When will your baby respond to hearing her name? Let us look first at how attention develops in young babies. Attention is a very important landmark of infant development. Initially, your baby can focus about 12 to 18 inches from her eyes. This is the ideal distance between a nursing baby held in her mother's arms and the mother's eyes.
By her second month, if you have been cooing and talking with her, then as you approach her room and call her name, she should be trying to turn her head in the crib in the direction from which your voice came. If your baby is nearing 6 months and does not turn her head toward you as you call her name, you will need to have her hearing tested. Nowadays, there are very accurate tests for hearing loss for young babies that your pediatrician can recommend.
First, however, ask yourself how much you have been holding your baby up so that his eyes look directly at you as you smile and coo and talk to him with an animated voice and a loving smile. Babies are attentive to grown-ups who play these cooing games back and forth and hold them right up to their own eye level. After playing these games, you may find your baby is delighted to attend to you and also respond to your animated talking with his own delighted cooing sounds.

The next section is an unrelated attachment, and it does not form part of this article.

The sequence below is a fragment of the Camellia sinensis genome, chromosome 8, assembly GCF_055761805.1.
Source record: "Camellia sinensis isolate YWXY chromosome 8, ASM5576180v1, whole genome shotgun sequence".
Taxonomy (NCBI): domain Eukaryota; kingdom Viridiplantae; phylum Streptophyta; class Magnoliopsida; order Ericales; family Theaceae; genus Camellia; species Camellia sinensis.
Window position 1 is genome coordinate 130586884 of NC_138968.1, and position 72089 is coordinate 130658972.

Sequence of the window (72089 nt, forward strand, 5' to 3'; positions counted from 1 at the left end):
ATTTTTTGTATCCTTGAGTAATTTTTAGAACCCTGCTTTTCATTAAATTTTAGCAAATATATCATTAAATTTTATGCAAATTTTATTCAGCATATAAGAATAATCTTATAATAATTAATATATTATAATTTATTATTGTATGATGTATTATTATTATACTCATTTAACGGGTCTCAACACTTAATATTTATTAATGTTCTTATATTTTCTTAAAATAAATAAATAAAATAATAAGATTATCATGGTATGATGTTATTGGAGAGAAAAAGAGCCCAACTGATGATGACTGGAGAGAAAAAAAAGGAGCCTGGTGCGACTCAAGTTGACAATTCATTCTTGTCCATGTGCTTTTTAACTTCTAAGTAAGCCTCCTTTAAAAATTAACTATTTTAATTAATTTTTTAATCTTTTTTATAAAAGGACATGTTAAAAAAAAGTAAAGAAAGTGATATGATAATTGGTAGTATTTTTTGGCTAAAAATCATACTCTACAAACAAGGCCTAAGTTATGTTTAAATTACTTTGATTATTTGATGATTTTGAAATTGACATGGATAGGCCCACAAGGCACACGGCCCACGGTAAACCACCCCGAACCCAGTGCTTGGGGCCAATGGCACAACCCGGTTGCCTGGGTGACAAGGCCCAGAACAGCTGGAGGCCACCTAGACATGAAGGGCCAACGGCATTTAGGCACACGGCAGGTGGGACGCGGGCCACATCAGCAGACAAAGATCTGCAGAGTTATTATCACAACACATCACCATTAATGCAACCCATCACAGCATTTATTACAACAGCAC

Look What I See!
A new level of attention sharing occurs by about 10 months. Your baby begins to look in the direction that you are pointing to show her something interesting, such as a big red truck passing by on the street beneath the window where you are holding her so that she can see outside.
Be a Tour Guide
Try to point out interesting things to your baby. As you walk with him in the stroller, talk about and show him where a doggy is stopping to sniff at something on the grass. Be patient and cheer him on to focus on interesting events. Pick him up and point out the flowers in pots on your windowsill. Point out the pictures in books you share as you snuggle together. His attentiveness should increase greatly as you encourage and affirm the wonders of sharing attention together.
Getting to the Point
Your baby develops a powerful new attention skill by about 10 or 11 months. She can point to draw your attention to something interesting that she wants to share with you. She will also now begin to point and vocalize that she wants you to get something, such as a cookie from the cookie jar or a favorite toy from a shelf. This "shared joint attention" is a wonderful milestone!
Another fascinating and important aspect of attention has to do with its relationship to compliance. If you want your baby to do something, such as roll a ball to you, first you need to focus baby's attention on the ball, and then ask for the desired action. In other words, first say, "Look at the ball, honey!" to your child before you ask him to try rolling the ball to you. Sit facing each other with legs apart and toes touching as you play this "roll-the-ball game" on the floor. Research shows that focusing a tot's attention first will increase chances for compliance with your request.